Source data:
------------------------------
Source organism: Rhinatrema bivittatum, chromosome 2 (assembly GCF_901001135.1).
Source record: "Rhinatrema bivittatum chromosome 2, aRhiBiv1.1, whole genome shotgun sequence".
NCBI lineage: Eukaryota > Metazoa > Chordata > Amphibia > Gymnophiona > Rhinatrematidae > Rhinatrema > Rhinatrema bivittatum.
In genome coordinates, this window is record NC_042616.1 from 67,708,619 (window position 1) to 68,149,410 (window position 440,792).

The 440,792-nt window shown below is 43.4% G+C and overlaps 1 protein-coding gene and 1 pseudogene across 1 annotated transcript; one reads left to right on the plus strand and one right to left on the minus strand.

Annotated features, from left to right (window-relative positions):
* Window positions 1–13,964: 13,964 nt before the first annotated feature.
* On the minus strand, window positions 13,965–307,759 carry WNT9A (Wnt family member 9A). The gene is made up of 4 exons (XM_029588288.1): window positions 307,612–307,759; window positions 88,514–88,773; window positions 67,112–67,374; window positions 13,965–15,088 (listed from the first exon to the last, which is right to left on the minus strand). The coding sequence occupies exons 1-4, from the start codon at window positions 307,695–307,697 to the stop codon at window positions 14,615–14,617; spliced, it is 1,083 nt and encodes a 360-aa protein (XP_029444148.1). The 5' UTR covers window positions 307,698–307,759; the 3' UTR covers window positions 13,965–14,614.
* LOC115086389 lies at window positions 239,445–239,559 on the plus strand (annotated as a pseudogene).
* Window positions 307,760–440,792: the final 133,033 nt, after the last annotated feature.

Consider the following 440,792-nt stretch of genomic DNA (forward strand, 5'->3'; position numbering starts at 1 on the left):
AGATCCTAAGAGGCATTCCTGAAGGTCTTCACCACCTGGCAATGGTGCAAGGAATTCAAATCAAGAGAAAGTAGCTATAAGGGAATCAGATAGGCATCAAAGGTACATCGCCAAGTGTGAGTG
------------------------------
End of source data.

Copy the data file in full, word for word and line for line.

Source organism: Rhinatrema bivittatum, chromosome 2 (assembly GCF_901001135.1).
Source record: "Rhinatrema bivittatum chromosome 2, aRhiBiv1.1, whole genome shotgun sequence".
NCBI lineage: Eukaryota > Metazoa > Chordata > Amphibia > Gymnophiona > Rhinatrematidae > Rhinatrema > Rhinatrema bivittatum.
In genome coordinates, this window is record NC_042616.1 from 67,708,619 (window position 1) to 68,149,410 (window position 440,792).

The 440,792-nt window shown below is 43.4% G+C and overlaps 1 protein-coding gene and 1 pseudogene across 1 annotated transcript; one reads left to right on the plus strand and one right to left on the minus strand.

Annotated features, from left to right (window-relative positions):
* Window positions 1–13,964: 13,964 nt before the first annotated feature.
* On the minus strand, window positions 13,965–307,759 carry WNT9A (Wnt family member 9A). The gene is made up of 4 exons (XM_029588288.1): window positions 307,612–307,759; window positions 88,514–88,773; window positions 67,112–67,374; window positions 13,965–15,088 (listed from the first exon to the last, which is right to left on the minus strand). The coding sequence occupies exons 1-4, from the start codon at window positions 307,695–307,697 to the stop codon at window positions 14,615–14,617; spliced, it is 1,083 nt and encodes a 360-aa protein (XP_029444148.1). The 5' UTR covers window positions 307,698–307,759; the 3' UTR covers window positions 13,965–14,614.
* LOC115086389 lies at window positions 239,445–239,559 on the plus strand (annotated as a pseudogene).
* Window positions 307,760–440,792: the final 133,033 nt, after the last annotated feature.

Consider the following 440,792-nt stretch of genomic DNA (forward strand, 5'->3'; position numbering starts at 1 on the left):
AGATCCTAAGAGGCATTCCTGAAGGTCTTCACCACCTGGCAATGGTGCAAGGAATTCAAATCAAGAGAAAGTAGCTATAAGGGAATCAGATAGGCATCAAAGGTACATCGCCAAGTGTGAGTG